In 1927 Beasley was teaching tennis in Milwaukee when he spotted a young ball boy hitting tennis balls.  His name was Franciszek A. Paikowski.  Beasley decided to make him his protege as he saw the natural talent in the boy.  His mother was a widow and was busy supporting five children.  Beasley sent him to Lawrenceville, and kept him will stocked with Mercer Beasley rackets and white flannel pants. His name was difficult for umpires to pronounce, so he changed his name to Frank Parker. Beasley brought him to New Orleans when he took the Tulane tennis position.  Parker attend high school at Fortier High School, just a few blocks from the Tulane campus.  According to local tennis historian, Joseph Stahl, Beasley arranged for Frank’s class schedule to enable him to attend all his classes in the morning and work out with the college tennis team in the afternoons.  Under Beasley’s tutelage, Parker became the first player to win the national championships for boys (those through the age of 15), juniors (through 18), and men.  Beginning at the age of 17 in 1933, Parker was ranked among the Top 10 American players for 17 consecutive years.  Parker is one of the few Americans to win both the French Championships (1948,’49) and the U.S. Championships (1944, ’45.)

Ellsworth Vines

In 1925 Beasley said he discovered Vines when he was 14 years old.  ”I found Ellsworth working in Kay’s Bakery Shop in Pasadena.” He was looking for one more player for the Pasadena High School tennis team.  Someone sent him to the bakery shop, where Vines was working in the oven room.  In a 1933 book published under Vine’s byline, he said Beasley was very kind, and encouraged me saying I would some day be a champion.  Asked why Beasley would tutor him for nothing, Vines replied, “Because he loves tennis; loves to encourage youngsters so that the United States may develop good young players who might win and hold for America that symbol of world tennis supremacy-the Davis Cup. ” I was fortunate in meeting Mr. Beasley…a few years later, after I had mastered his instructions, I defeated several stars, much to my amazement.  Actually, in the amateur ranks Vines won Wimbledon singles in 1932 and U.S. Open in 1931, ’32. He won the doubles Australian Open in ’33, U.S. doubles in ’32 and Mixed U.S. Open in 1933.  He was world’s number 1 or the co-no.1 for four years in 1932, ’35, ’36, and ’37.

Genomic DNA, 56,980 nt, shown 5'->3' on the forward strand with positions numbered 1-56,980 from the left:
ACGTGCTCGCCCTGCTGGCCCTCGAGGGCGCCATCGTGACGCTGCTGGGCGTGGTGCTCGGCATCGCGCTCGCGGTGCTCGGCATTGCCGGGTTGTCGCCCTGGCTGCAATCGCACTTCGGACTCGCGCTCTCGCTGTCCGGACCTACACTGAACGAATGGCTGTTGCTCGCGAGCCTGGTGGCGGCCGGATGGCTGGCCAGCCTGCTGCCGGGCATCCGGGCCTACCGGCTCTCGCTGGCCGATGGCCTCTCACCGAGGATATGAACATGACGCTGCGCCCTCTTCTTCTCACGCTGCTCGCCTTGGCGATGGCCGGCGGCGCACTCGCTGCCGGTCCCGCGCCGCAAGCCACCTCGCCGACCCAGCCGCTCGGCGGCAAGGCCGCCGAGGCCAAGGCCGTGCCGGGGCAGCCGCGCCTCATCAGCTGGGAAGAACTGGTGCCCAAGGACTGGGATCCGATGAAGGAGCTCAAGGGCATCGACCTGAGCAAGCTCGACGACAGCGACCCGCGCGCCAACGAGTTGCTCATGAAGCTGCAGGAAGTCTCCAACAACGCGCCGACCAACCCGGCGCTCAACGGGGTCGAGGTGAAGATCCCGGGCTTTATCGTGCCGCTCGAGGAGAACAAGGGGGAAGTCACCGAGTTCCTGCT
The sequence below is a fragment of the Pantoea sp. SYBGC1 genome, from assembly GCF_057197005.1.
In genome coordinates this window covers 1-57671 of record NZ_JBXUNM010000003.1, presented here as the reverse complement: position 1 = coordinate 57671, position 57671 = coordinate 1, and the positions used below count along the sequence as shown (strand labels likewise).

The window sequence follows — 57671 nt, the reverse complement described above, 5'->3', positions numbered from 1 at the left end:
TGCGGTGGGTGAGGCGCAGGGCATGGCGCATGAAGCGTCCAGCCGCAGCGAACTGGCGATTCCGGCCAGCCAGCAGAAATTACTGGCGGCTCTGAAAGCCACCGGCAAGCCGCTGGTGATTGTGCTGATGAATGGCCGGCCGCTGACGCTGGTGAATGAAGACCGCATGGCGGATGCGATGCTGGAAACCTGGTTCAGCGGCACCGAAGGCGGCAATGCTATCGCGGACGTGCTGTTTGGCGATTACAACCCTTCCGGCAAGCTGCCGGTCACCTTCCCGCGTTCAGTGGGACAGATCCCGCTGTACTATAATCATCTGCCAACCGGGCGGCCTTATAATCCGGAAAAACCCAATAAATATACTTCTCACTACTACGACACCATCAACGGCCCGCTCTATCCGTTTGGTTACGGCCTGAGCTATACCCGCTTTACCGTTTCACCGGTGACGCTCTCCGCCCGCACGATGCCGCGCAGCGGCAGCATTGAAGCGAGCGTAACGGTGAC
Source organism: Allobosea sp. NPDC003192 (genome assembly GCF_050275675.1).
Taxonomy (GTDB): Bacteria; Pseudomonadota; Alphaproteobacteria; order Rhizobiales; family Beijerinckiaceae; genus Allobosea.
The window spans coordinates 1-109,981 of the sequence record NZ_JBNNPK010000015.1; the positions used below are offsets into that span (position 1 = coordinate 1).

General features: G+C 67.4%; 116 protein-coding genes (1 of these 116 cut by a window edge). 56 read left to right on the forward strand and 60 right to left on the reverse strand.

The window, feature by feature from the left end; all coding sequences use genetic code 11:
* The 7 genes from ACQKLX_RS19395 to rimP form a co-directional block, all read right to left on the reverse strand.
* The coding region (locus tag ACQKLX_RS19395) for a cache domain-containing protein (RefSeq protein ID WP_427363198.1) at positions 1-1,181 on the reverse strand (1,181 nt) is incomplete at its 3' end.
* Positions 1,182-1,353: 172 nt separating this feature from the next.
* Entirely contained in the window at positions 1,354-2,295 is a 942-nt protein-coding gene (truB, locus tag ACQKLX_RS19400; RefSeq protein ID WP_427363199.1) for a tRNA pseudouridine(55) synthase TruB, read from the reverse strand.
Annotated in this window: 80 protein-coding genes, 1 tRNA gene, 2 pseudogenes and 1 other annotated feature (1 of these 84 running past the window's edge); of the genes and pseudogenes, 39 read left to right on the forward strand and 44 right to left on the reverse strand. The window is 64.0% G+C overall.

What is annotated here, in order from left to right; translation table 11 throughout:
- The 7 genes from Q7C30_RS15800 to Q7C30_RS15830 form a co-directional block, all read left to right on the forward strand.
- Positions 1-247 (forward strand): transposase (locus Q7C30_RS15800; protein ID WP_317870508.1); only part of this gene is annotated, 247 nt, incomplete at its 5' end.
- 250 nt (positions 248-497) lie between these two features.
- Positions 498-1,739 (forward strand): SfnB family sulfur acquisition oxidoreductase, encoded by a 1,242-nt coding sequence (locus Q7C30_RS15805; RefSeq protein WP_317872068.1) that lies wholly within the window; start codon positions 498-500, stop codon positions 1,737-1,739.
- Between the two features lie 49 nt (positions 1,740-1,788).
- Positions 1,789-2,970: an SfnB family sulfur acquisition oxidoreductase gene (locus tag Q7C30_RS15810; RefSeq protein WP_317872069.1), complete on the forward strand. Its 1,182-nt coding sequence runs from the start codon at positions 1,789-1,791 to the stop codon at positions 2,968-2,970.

Wilmer Allison

A life-long Texan, Allison attended the University of Texas, where he was the Intercollegiate tennis champion in 1927.  In spite of his success, however, at one point he “found his game going sour and his national ranking taking a drop.  He was unhappy about his forehand. Seeking help, he went to Beasley who was coaching at Tulane University in New Orleans in late 1929 or early 1930: and they worked out his difficulty with the stroke.  Afterwards, he began to play his best tennis and his forehand, sweeping across court or drill down to line to open the way for his feared volley, was big factor in his getting to the finals of the national championship in 1934 and winning the title in 1935.  He was ranked number 1 in the United States in both ’34 and ’35.

A grateful Allison wrote in the Introduction to How to Play Tennis: The Beasley System…”the transcending genius of Beasley is that he can turn from teaching the most elementary steps to a rank beginner, and teach champions strategy and court tactics.”


Beasley’s 1933 How to Play Tennis: The Beasley System was a highly influential book that emphasized accuracy and consistent play.  He preached the virtue of percentage play, calling good tennis the “avoidance of errors.”

In 1934 he patented a “Practice Machine” to throw tennis balls.

The A.G. Spaulding Company’s “Mercer Beasley” model was the top selling racquet for much of the 30′s and 40″s.


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“Tennis Week” in a 2008 article stated the following: Beasley saw them all in a career that spanned the years between Bill Tilden and Billie Jean King, and while the sum total of his charges constitutes nothing less than an historical survey of the sport, the remarkable story of Beasley’s ascension to  prominence has been all but forgotten, lost like the applause from yesterday’s galleries, a thing for only aging hackers and the historians to think about.




They change the sky, not their soul,

who run across the sea      (Horace)